Data Will Lead the Fourth Industrial Revolution: Part 2
No one denies that data’s role in the Fourth Industrial Revolution (and in our daily lives in general) is growing. In Part 1 of “Data Will Lead the Fourth Industrial Revolution,” we examined how data is actually one of the major components shaping this industrial revolution. Data is both measuring human behavior and influencing it at the same time. That data-technology-human connection: Disrupts which jobs have priority in modern manufacturing (think: data analysts and coders becoming possibly more influential and indispensable in the daily process than manual laborers) Helps business leaders make better, more informed business decisions Reveals misconceptions or misinformation that. Read More.
COTS Software vs. Custom Software: Every Startup’s Dilemma
There are two sides to the commercial off-the-shelf (“COTS”) software versus custom software dilemma that startups and growing businesses face. On one hand, using COTS software can help your business become operational faster and usually more economically. You license some software. You install it. You go. Or perhaps you access it via “the Cloud” if you subscribe to a software program that enables user access via a software as a service (“SaaS”) model. If commercially available software meets your business process support requirements and suits your needs, then COTS software is a great option. If it’s something popular, like Microsoft. Read More.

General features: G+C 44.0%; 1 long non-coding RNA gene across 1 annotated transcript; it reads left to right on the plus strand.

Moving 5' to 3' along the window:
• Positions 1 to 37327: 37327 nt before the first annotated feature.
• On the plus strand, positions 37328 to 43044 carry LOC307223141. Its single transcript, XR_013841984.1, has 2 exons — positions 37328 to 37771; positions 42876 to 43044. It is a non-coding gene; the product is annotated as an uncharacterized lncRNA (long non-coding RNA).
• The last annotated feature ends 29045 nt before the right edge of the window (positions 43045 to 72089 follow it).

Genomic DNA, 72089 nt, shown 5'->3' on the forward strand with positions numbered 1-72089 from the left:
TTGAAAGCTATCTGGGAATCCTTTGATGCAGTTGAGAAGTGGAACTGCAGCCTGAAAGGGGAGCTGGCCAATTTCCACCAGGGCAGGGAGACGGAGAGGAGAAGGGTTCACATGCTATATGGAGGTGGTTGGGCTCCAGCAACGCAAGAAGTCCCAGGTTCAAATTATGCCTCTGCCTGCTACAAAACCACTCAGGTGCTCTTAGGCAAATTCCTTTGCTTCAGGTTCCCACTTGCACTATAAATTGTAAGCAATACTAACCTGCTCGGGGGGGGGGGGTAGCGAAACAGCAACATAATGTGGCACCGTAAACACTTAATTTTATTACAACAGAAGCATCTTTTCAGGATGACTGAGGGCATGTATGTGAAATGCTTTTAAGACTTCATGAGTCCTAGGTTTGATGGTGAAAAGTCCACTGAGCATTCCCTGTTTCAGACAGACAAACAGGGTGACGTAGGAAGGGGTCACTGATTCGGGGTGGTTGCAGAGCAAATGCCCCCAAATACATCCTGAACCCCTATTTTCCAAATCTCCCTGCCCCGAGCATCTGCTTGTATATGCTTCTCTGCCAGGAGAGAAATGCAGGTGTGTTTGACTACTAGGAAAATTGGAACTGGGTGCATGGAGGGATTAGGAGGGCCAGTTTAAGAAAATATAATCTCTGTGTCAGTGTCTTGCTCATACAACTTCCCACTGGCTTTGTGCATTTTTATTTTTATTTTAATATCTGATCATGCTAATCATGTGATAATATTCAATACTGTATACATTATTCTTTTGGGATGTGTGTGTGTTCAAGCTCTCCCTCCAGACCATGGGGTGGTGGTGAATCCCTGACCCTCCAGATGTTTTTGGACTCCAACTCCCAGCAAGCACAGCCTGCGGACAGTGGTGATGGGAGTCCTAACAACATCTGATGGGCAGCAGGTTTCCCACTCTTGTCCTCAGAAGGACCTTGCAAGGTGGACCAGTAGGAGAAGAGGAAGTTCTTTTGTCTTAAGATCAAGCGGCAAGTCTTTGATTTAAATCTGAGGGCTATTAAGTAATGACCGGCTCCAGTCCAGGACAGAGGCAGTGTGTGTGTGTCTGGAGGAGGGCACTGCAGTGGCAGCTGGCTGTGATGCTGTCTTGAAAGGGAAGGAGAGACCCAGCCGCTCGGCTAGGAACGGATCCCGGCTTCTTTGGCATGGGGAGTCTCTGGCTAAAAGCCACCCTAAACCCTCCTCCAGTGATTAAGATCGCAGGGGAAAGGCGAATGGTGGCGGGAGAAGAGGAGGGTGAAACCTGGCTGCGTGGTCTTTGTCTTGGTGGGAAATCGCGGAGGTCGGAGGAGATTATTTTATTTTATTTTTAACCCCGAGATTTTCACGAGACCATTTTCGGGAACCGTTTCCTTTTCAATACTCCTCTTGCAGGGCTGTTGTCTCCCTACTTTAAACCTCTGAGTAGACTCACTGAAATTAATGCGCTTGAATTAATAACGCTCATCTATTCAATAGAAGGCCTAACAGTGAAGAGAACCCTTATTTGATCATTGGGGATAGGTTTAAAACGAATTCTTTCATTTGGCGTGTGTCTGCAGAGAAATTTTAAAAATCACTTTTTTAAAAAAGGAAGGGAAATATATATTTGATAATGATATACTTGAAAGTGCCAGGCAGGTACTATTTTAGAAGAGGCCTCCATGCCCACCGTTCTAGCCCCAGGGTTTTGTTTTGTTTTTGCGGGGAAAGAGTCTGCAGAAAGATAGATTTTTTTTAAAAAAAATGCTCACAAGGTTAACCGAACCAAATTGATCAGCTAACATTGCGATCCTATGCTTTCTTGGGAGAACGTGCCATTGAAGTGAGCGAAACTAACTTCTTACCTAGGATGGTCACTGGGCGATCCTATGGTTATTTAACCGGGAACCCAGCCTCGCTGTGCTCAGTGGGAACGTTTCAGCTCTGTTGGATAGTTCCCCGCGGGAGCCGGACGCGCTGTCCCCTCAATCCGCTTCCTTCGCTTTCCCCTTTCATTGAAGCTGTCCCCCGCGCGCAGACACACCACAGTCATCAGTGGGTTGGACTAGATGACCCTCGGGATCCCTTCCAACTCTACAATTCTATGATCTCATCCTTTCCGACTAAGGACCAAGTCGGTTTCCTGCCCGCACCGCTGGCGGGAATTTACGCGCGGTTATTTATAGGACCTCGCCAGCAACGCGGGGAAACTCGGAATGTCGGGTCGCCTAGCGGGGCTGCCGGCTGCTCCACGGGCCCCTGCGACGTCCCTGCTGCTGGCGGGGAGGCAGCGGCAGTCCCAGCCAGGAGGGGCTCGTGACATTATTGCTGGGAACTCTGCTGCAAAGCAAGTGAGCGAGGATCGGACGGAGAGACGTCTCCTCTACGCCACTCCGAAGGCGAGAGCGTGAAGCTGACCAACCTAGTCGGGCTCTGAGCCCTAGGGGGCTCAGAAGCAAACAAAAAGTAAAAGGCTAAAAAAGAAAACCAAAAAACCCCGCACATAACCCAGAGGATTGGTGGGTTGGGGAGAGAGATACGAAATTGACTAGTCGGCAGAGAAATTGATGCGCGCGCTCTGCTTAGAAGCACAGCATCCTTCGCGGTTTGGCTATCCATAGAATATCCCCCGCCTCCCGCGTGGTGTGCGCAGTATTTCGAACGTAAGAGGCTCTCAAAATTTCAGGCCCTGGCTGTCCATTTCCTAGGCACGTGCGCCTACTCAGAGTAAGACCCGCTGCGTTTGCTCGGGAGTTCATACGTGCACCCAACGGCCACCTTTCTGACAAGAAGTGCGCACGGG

Topics: commercial off-the-shelf "COTS", COTS software, Custom Software, customer relationship management “CRM”, Domestic Production Activities Deduction “DPAD”, DPAD, enterprise resource planning "ERP", PATH Act, Protecting Americans Against Tax Hikes Act "PATH Act", research and development, Software-as-a-Service "SaaS", tax credits
Data Will Lead the Fourth Industrial Revolution: Part 1
Technology is a critical component in the next industrial revolution – the one that’s happening right now as you read this article. But, technology doesn’t rule the Fourth Industrial Revolution. It’s not going to take over manufacturing and replace all the workers with robots. What will define and shape the Fourth Industrial Revolution is data. Technology defined the Second and Third Industrial Revolutions in that it made our jobs easier, so we could be more productive. This time around, the technology is different. Not only is it evolving at a much faster pace that’s unparalleled in the history of human. Read More.